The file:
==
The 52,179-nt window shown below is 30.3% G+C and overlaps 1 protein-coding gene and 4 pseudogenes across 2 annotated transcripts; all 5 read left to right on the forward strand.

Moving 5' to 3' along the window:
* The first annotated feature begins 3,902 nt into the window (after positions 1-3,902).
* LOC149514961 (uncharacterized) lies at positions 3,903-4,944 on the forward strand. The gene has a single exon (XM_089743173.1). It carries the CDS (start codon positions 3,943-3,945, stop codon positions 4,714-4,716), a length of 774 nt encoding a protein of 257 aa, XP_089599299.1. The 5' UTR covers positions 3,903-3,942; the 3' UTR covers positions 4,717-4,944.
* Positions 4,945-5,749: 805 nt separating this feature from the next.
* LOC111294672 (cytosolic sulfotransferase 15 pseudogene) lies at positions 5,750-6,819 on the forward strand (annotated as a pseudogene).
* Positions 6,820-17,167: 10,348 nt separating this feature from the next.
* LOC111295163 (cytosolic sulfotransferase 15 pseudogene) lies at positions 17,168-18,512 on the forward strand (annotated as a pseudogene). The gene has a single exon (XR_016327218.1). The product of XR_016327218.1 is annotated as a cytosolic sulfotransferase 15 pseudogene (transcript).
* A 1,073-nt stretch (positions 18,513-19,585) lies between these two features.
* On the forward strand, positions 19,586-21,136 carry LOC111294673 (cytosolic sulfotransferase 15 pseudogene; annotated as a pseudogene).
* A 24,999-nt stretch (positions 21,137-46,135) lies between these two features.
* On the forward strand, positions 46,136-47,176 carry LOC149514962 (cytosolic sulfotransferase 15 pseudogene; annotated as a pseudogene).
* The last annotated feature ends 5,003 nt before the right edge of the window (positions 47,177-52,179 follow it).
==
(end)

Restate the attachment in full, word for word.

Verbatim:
The 52,179-nt window shown below is 30.3% G+C and overlaps 1 protein-coding gene and 4 pseudogenes across 2 annotated transcripts; all 5 read left to right on the forward strand.

Moving 5' to 3' along the window:
* The first annotated feature begins 3,902 nt into the window (after positions 1-3,902).
* LOC149514961 (uncharacterized) lies at positions 3,903-4,944 on the forward strand. The gene has a single exon (XM_089743173.1). It carries the CDS (start codon positions 3,943-3,945, stop codon positions 4,714-4,716), a length of 774 nt encoding a protein of 257 aa, XP_089599299.1. The 5' UTR covers positions 3,903-3,942; the 3' UTR covers positions 4,717-4,944.
* Positions 4,945-5,749: 805 nt separating this feature from the next.
* LOC111294672 (cytosolic sulfotransferase 15 pseudogene) lies at positions 5,750-6,819 on the forward strand (annotated as a pseudogene).
* Positions 6,820-17,167: 10,348 nt separating this feature from the next.
* LOC111295163 (cytosolic sulfotransferase 15 pseudogene) lies at positions 17,168-18,512 on the forward strand (annotated as a pseudogene). The gene has a single exon (XR_016327218.1). The product of XR_016327218.1 is annotated as a cytosolic sulfotransferase 15 pseudogene (transcript).
* A 1,073-nt stretch (positions 18,513-19,585) lies between these two features.
* On the forward strand, positions 19,586-21,136 carry LOC111294673 (cytosolic sulfotransferase 15 pseudogene; annotated as a pseudogene).
* A 24,999-nt stretch (positions 21,137-46,135) lies between these two features.
* On the forward strand, positions 46,136-47,176 carry LOC149514962 (cytosolic sulfotransferase 15 pseudogene; annotated as a pseudogene).
* The last annotated feature ends 5,003 nt before the right edge of the window (positions 47,177-52,179 follow it).